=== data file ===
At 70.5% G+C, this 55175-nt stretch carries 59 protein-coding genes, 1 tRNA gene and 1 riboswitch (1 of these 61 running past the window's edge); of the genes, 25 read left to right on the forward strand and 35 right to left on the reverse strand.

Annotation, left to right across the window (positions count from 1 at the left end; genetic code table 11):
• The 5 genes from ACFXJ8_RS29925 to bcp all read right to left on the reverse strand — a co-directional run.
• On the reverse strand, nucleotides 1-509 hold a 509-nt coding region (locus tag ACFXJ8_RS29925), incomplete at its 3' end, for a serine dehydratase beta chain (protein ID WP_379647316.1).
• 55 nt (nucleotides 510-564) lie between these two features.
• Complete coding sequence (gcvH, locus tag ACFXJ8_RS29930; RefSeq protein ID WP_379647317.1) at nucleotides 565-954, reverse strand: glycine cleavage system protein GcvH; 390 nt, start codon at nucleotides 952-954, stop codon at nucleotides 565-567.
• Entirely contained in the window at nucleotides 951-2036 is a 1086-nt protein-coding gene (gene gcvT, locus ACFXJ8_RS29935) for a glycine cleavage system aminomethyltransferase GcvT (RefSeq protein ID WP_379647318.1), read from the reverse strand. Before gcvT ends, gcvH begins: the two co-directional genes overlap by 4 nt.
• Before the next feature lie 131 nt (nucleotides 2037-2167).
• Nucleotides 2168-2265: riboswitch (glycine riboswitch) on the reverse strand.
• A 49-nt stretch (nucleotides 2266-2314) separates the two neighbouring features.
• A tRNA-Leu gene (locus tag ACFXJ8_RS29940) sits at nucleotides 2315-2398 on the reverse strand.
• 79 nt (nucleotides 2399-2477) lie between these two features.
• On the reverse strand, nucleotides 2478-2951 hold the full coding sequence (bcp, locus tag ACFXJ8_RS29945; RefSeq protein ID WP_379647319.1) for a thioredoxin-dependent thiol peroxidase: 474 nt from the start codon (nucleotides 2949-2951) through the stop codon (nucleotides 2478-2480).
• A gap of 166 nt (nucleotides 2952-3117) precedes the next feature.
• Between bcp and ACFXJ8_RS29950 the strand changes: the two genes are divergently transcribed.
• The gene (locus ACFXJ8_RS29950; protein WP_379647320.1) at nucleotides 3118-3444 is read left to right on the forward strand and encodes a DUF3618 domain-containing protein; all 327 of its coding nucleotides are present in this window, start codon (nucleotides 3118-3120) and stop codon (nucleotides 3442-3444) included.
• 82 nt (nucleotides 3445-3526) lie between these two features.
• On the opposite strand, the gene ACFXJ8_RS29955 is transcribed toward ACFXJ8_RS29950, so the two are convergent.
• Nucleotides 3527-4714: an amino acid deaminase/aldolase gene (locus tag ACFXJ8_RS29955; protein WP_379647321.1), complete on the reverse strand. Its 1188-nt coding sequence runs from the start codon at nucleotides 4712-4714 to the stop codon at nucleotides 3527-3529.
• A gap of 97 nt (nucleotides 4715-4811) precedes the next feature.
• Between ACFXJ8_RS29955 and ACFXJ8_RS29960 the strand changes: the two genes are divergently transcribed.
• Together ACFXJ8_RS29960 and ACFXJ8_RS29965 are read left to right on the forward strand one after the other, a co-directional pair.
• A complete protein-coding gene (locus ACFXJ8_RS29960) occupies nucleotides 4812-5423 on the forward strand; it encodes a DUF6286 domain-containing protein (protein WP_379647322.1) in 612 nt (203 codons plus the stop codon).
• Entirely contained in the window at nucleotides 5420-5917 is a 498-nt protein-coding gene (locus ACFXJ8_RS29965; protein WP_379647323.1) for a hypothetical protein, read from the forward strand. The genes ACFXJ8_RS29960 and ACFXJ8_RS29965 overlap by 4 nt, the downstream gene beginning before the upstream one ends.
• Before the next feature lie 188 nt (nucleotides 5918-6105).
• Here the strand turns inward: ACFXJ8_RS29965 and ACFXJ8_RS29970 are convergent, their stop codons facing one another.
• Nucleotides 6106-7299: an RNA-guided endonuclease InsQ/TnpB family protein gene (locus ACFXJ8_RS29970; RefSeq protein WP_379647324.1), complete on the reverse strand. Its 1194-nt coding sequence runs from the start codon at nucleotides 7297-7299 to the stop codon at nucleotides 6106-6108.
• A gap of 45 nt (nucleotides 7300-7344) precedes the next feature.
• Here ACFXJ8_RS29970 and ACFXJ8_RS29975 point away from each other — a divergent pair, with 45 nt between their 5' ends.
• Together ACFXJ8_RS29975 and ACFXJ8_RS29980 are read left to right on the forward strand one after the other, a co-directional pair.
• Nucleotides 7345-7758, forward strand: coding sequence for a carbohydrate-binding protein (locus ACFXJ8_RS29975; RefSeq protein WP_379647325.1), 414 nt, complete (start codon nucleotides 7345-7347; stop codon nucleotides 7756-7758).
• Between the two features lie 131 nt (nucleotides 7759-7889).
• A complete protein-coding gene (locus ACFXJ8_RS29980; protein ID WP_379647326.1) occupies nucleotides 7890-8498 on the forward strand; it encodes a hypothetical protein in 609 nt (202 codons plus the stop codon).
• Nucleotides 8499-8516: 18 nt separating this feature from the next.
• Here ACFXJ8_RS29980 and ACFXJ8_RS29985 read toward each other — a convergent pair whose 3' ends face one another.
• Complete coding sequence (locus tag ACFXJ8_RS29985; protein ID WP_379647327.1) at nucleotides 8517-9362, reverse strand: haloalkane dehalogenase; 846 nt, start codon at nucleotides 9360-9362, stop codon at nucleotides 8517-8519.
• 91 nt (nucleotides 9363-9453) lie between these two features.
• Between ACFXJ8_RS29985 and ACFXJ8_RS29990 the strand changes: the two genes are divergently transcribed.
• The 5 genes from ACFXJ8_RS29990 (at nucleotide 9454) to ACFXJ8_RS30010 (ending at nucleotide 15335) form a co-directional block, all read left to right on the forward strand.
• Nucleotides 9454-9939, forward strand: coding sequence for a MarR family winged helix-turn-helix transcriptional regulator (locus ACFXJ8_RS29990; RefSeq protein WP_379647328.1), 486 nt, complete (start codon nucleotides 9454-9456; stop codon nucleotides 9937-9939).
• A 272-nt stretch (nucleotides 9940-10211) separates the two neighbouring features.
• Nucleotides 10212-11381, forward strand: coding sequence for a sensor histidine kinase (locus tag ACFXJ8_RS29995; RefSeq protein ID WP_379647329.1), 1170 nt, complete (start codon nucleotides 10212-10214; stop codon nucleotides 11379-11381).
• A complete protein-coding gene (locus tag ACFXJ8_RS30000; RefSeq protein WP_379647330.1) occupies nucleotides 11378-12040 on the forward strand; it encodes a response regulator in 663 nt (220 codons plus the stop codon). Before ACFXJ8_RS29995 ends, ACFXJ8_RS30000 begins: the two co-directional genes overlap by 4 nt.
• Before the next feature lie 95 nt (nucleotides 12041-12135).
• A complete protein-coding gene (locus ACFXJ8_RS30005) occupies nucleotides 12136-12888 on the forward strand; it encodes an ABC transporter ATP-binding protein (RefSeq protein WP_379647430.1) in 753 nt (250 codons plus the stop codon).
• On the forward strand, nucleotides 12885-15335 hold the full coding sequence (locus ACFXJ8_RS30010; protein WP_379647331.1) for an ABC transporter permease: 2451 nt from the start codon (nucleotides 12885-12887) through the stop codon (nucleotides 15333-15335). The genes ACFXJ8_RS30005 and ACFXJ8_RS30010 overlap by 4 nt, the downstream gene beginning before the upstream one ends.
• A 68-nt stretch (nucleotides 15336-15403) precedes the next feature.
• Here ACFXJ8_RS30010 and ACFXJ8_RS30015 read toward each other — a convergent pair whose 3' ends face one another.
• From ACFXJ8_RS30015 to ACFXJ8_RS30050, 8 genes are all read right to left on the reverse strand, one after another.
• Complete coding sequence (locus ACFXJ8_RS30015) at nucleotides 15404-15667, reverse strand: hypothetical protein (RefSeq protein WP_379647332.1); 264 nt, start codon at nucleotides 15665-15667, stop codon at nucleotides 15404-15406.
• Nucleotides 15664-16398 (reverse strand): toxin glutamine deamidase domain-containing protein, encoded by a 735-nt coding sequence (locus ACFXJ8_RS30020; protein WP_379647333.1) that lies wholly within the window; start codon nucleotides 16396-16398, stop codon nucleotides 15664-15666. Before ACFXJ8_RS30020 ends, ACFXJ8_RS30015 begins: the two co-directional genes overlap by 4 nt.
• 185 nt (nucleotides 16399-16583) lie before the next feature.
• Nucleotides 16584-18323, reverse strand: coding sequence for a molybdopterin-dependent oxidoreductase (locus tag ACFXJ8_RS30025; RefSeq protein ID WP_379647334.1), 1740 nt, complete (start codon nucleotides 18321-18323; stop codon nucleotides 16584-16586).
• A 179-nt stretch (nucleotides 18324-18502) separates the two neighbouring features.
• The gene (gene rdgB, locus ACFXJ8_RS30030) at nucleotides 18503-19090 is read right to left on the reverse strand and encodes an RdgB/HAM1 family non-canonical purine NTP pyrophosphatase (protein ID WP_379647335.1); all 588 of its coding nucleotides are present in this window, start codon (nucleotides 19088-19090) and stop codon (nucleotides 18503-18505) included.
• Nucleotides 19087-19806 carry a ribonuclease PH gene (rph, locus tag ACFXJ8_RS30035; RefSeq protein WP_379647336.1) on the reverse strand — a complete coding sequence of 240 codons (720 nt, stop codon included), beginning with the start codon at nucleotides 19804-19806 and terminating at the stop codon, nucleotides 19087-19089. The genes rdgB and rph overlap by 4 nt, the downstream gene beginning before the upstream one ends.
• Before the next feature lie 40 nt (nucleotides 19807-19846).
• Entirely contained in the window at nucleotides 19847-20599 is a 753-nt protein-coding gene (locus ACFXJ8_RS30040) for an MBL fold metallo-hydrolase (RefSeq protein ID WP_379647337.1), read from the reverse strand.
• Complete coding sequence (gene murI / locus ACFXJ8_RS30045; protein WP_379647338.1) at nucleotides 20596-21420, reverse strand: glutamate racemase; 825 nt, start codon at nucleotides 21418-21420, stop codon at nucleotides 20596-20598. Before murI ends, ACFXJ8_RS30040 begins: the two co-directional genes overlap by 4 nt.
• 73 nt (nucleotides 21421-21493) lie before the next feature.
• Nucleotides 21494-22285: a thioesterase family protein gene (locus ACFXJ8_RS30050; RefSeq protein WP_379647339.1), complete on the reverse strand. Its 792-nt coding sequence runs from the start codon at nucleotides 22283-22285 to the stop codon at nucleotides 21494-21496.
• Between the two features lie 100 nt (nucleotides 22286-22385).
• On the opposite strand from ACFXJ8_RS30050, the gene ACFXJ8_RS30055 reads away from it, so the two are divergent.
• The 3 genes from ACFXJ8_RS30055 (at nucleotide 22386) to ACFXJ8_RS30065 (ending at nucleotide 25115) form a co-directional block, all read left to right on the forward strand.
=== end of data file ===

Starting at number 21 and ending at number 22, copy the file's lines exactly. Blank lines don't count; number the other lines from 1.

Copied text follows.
• Between ACFXJ8_RS29955 and ACFXJ8_RS29960 the strand changes: the two genes are divergently transcribed.
• Together ACFXJ8_RS29960 and ACFXJ8_RS29965 are read left to right on the forward strand one after the other, a co-directional pair.